I used to loathe change. I feared it and refused to accept it, and that only made life harder for me. Letting go has never been a strong suit of mine, as I’ve always preferred to look back at what I perceived to be happier times through rose-tinted glasses.
Recently, I’ve started to welcome change, and I’ve been making a conscious effort to live in the moment and reminisce a little less. I don’t believe that change is inherently a positive thing. I believe that change can force growth, which can ultimately be good, but that doesn’t mean it’s always great.
When I moved to Florida in the middle of my high school career, my entire life felt like it was falling apart. I was not ready for a change of that magnitude, and my frustration led to self-destruction and severe denial. I regretted my decision to move for years, but I don’t think I do anymore. The struggles that were born as a result of my move helped me build emotional strength. I realized that if I had stayed stagnant and had never been pushed out of my cozy town I probably would not have the courage to do some of the things I have. After being a volatile human sack of vile words and explosive emotions for years, I finally realized, hey, maybe life isn’t out to get me after all.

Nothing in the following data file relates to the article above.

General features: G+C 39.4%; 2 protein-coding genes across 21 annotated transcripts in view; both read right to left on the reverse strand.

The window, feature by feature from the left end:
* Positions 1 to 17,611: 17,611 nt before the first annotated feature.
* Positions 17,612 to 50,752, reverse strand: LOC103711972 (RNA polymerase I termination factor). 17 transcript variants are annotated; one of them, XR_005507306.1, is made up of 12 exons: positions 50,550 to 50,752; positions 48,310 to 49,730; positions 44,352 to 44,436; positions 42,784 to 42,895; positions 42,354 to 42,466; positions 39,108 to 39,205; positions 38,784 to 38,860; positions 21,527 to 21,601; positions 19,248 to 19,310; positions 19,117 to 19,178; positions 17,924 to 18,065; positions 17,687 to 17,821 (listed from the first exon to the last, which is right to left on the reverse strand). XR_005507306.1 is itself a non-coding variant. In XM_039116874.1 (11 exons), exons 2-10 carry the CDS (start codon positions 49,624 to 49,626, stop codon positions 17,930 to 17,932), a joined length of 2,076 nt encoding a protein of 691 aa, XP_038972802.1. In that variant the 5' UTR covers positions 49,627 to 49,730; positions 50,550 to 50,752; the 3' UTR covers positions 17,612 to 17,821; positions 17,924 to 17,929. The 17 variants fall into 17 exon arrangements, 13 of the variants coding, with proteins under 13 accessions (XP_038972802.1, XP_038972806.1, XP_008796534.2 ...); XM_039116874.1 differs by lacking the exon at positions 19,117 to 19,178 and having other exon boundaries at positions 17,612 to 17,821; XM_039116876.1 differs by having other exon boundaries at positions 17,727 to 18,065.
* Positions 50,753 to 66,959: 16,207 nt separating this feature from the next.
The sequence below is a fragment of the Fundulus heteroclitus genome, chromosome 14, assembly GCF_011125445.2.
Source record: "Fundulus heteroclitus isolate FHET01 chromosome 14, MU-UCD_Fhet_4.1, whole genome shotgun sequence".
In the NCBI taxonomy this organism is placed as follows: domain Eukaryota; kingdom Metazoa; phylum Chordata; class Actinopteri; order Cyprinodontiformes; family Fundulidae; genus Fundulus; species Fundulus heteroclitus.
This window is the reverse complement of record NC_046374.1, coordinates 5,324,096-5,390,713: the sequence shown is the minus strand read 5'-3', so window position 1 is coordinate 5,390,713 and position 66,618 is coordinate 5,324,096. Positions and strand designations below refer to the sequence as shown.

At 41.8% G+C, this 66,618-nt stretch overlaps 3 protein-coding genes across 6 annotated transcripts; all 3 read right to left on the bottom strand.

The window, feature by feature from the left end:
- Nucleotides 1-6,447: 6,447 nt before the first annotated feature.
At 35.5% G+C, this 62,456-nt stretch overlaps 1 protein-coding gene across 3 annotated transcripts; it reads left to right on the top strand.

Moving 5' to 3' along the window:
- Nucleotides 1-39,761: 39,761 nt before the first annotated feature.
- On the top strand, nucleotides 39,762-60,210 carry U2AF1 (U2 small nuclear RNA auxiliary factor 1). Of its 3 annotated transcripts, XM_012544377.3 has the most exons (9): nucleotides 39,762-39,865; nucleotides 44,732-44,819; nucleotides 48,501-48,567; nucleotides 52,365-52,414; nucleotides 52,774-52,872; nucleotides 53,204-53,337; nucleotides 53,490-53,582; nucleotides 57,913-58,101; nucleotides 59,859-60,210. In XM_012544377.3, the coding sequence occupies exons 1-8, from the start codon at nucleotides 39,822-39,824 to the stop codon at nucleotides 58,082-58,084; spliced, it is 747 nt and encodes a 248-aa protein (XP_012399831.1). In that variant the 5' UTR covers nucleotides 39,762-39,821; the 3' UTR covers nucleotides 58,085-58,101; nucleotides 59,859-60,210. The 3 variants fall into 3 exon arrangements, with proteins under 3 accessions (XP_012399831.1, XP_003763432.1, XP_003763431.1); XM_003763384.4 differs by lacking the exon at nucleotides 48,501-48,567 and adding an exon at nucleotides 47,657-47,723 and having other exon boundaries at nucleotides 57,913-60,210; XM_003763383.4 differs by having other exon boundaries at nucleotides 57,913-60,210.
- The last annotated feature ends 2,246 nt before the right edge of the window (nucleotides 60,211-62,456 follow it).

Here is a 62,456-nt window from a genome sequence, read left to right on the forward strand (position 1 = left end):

I can’t imagine how different I would be if I was still smothered in comfort and familiarity. Would I still have the drive and the desire to travel? Would I be applying to work overseas or taking steps towards getting a journalism degree? It’s impossible to know, and it’s not productive to waste time playing the “what if” game. All I know in this moment is that I am proud of the person I am becoming and all that I have had to get through to get to this point.
Change is scary, but stagnation is deadly. Push yourself to book that flight, or rent that apartment, or apply to that school/job you don’t think you have the qualifications for. Take the opportunities in front of you that might be hard, and chase your definition of happiness even if it means you have to leave everything behind. Moving forward is difficult, and hardly ever easy. You don’t have to move across the country to embrace change, but respect your potential enough to realize that a change may be necessary.